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Changing Lives…

Do you know that you can give yourself and those in need an elixir of life by pledging your organs? Organ shortage is an ethical, social, moral, and political problem that is causing unjustifiable damage to the society.

So, in this edition, we share some meaningful insights from the “Organ donation in India and Nurses as a change to lead in Organ Donation: Scooping Review of Organ Donation” study that highlights the current scenario of organ donation in India and how you can contribute your bit towards the same.

The study is conducted by Mahendra Kumar (Msc. Nursing (Critical Care), DCCN, Neurology Nursing Coordinator PGIMER, Chandigarh), Shelly Dhawan (Msc. Nursing, Clinical Instructor College of Nursing AIIMS, Patna), Aditi Chaudhary (Nursing Officer PGIMER, Chandigarh), Sachin Dwivedi (Clinical Instructor College of Nursing King George’s Medical University Lucknow), and Capt Anita Kumari (BSc.(N) Chandigarh).

An Insight into Organ Donation

Organ donation basically refers to the process of retrieving or procuring an organ from a live or deceased person and transplanting it into the recipient who requires that organ. Organ transplantation is one of the great headways in modern medical science and the most preferred treatment modality for end-stage organ disease and organ failures. Unfortunately, the need for organ donors is more conspicuous than the number of people who donate.

What are the different types of organ donors?

  1. Living Donors: Living organ donors are the people who can donate certain organs while they are still living. The majority of living donors are either family, close relatives, or friends who are willingly ready to donate an organ(s) to the person who is required for a transplant.
  2. Cadaveric Donors: Most of the donated organs and tissues are from people who have died. Cadaveric organs are the organs which are retrieved from brain dead declared deceased individuals and are transplanted into the body of a living recipient who requires it.

The deficiency of organ acquisition from a cadaveric donor is globally a matter of concern, especially in the developing countries. Surprisingly, nationally, with a population of over 1.2 billion people, the statistics stand at only 0.08 persons as organ donors per million populations in India. This is an incredibly small and insignificant number compared to the statistics around the world.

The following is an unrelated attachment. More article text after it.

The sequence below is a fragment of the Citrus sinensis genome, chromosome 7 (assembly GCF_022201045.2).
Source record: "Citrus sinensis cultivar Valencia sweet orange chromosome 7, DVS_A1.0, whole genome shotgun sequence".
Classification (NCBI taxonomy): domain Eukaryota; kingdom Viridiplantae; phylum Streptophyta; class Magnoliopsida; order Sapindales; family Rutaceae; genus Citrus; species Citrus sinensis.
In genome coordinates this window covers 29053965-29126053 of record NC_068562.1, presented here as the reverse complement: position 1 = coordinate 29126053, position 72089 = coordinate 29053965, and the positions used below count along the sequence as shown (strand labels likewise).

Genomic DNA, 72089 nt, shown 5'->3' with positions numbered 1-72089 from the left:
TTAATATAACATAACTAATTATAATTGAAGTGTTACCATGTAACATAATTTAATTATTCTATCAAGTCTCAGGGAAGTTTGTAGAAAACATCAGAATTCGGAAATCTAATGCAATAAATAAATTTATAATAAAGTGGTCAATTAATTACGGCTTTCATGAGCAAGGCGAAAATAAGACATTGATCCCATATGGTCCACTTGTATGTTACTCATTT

The Roadblocks

It has been seen that there is a low interest in organ donation among the public which shows the bitter unjustifiable truth that the society is denying another human’s chance to live. In contrast, the possible way out to fill the organ deficiency is more likely dependent on the change in the current social behavior and acceptance towards organ donation.

In India, the concept of life beyond demise is similarly connected with the theory of ancient ethics, belief, and spirituality. No religion in the world stops for organ donation but the people do. Standard guidelines to define brain death and law and criteria for organ donation are not similar worldwide, that contribute to a loss of potential donors. Another example of lack of knowledge and myth among the people makes it even more difficult to discuss openly regarding organ donation especially in the case of a brain-dead donor.

Creating Awareness As Ambassadors of Change

Proficiency among healthcare professionals about organ donation is of paramount importance for enhancing the awareness and encouragement of people for organ donation. Adequately educated nurses must be equipped with defined knowledge about organ donation and the transplantation process and commitment towards pledging for organ donation. This can act as a significant player to enhance the deceased donation program.

As an individual, you can contribute your bit to the society by pledging to donate your organs and creating awareness about the same.

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